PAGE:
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Prenuptial And Postnuptial Agreements – A New Perspective

Jacksonville Divorce Lawyers » Blog » Prenuptial Agreement » Prenuptial And Postnuptial Agreements – A New Perspective

Prenuptial And Postnuptial Agreements – A New Perspective


Prenuptial and postnuptial agreements have been around for decades; however, until recently, they were primarily for the rich and famous. That is no longer the case.  These agreements are used more often and for a much more diverse segment of the population

Let’s begin by defining these agreements. A Prenuptial Agreements is a type of consent contract which is entered into by a future husband and wife, prior to the wedding.  There must be full financial disclosure by each person and the agreement should be drafted and approved long before the actual wedding date.  This is to ensure each party understands the agreement. Each party must also have adequate time and the opportunity to consult with counsel to review and explain the terms of the agreement.  The Court wants to be sure there is no undue pressure or influence, which is a type of coercion.  If a prenuptial agreement is dropped into the lap of a prospective bride or groom on the eve of a wedding, it is inherently coercive.  This is because no bride or groom wants to call off a wedding at the last minute, for emotional and financial reasons.  These factors are taken into consideration by the court.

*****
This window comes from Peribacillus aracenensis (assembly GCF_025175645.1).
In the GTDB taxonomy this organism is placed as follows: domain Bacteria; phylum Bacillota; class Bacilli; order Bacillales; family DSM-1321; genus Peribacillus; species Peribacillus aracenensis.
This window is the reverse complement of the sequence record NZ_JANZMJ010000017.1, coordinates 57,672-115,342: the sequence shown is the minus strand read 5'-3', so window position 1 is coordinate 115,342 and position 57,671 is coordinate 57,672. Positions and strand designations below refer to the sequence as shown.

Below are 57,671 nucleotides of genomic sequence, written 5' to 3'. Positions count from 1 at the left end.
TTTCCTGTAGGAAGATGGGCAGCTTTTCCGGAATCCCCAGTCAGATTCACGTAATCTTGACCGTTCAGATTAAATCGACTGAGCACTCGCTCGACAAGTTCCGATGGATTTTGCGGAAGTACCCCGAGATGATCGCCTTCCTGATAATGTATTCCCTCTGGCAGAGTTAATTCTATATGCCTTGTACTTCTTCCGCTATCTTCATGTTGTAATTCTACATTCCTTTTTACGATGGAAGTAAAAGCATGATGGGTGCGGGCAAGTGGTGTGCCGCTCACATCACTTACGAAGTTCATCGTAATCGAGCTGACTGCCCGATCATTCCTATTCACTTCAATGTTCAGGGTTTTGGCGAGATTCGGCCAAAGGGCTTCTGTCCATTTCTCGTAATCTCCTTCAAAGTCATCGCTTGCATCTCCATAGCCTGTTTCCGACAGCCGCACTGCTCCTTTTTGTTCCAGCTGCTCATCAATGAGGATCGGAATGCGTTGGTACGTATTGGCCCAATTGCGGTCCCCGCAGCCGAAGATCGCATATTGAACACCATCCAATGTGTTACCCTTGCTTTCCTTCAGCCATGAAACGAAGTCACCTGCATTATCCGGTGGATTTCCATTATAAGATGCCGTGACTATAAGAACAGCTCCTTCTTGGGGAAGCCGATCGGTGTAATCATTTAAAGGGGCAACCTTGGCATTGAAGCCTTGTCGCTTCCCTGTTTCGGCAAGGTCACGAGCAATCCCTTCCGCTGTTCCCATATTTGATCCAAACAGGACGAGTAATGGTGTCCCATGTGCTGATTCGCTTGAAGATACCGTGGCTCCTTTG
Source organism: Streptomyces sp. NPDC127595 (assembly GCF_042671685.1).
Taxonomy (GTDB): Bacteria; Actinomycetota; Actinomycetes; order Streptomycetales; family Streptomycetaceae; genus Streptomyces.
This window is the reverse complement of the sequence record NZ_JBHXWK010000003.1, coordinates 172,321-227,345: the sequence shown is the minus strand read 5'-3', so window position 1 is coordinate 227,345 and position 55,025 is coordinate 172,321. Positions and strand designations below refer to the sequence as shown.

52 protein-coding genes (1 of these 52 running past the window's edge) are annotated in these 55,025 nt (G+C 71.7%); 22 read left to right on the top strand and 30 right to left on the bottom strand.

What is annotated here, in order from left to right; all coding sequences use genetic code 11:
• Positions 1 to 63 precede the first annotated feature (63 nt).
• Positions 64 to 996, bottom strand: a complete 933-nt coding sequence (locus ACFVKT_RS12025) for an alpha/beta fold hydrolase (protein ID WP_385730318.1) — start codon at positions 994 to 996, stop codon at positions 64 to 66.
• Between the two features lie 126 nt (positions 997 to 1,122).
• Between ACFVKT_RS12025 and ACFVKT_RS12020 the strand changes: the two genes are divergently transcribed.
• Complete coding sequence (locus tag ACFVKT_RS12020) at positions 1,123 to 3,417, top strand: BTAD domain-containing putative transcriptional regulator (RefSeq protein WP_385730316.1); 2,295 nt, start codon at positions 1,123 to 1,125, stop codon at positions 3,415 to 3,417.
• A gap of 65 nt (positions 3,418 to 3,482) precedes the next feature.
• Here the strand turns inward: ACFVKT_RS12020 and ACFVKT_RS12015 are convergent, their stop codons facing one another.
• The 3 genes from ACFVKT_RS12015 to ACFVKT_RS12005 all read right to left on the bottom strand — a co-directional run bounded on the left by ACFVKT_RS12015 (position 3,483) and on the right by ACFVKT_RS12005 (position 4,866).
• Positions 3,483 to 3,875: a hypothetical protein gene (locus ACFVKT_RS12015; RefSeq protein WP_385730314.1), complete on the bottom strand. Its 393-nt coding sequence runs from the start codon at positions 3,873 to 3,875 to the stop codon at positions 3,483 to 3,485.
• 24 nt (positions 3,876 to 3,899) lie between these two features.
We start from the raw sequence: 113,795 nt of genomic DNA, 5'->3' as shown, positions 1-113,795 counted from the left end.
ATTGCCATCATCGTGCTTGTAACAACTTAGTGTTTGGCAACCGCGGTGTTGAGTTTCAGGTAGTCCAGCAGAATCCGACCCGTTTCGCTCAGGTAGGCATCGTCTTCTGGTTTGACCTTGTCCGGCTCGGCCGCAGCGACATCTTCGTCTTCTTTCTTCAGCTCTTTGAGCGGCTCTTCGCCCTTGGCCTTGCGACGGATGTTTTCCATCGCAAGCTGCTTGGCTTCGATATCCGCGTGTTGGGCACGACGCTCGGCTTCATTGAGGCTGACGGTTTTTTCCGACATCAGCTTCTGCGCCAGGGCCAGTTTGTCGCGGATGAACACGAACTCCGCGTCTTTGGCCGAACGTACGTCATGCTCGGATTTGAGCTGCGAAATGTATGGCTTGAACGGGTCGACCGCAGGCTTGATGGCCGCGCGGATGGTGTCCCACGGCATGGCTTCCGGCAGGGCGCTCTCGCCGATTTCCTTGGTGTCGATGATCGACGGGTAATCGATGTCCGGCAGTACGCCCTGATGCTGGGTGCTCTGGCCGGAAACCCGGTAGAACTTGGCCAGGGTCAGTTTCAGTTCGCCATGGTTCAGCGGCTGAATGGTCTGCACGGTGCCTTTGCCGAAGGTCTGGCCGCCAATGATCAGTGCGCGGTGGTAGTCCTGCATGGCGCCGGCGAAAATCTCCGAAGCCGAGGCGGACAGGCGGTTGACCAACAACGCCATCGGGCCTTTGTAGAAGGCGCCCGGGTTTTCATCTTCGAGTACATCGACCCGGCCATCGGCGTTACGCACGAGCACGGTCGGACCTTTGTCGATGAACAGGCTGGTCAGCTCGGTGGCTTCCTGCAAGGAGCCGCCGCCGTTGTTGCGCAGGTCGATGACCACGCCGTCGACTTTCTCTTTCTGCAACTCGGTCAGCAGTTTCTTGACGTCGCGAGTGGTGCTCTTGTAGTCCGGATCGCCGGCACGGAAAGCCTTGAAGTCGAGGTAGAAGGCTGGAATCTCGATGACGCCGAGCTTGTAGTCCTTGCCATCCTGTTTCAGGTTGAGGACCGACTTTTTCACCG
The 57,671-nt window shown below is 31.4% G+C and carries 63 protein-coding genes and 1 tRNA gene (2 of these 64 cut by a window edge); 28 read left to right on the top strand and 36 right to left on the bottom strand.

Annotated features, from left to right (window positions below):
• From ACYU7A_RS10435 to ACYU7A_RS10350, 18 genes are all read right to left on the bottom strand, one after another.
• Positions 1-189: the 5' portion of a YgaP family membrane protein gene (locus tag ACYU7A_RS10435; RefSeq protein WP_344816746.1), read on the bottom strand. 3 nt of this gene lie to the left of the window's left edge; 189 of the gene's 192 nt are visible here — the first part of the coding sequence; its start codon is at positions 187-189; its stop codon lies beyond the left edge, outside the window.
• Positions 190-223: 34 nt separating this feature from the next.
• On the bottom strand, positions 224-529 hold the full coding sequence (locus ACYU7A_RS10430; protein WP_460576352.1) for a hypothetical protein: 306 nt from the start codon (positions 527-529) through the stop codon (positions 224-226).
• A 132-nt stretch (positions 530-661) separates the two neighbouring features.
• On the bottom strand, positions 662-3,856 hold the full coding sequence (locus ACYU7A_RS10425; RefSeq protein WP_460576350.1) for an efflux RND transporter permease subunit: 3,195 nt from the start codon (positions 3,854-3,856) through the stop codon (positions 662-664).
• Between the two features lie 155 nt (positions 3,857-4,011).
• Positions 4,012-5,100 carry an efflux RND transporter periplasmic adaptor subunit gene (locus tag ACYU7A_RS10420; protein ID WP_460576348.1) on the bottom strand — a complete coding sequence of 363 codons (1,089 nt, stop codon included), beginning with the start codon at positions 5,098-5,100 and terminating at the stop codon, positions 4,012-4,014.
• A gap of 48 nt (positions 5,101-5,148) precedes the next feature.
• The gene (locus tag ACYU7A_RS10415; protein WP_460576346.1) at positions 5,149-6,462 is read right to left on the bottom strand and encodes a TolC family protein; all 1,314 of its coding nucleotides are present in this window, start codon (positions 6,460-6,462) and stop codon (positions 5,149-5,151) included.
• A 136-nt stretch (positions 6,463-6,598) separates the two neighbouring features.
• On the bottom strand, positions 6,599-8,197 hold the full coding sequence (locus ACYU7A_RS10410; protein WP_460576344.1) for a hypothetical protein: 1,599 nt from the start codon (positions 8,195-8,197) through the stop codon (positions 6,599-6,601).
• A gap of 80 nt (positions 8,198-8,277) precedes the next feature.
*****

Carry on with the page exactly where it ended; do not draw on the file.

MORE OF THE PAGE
Likewise a Postnuptial Agreement is a contract entered into by two persons; however, here, the parties are already married.  Hence the use of the prefix “post” rather than “pre.”  Even though married persons are considered to have a more intimate knowledge of one another’s financial resources, income, assets, etc., it is not a given.  Thus, even with postnuptial agreements, the parties must provide complete financial disclosure and it must be provided a reasonable time prior to the signing of the agreement itself.  The same logic and rules apply to both types of contracts.

Today, couples in all income brackets utilize these marital agreements.  This is because Florida has broad “marital property” laws which treat all marital income and assets as equally owned.  Further, even premarital property can be commingled or otherwise converted into marital property.  These agreements are relatively inexpensive and easy to accomplish, especially compared to protracted litigation. We highly recommend these as an option in Florida family law.

After considering a prenuptial or post-nuptial agreement, you should speak to a lawyer before making any decision. A lawyer can advise you accordingly. If you need help determining if either agreement is right for you, contact one of our Jacksonville prenuptial agreement lawyers at The Lasky Law Firm to schedule a consultation.



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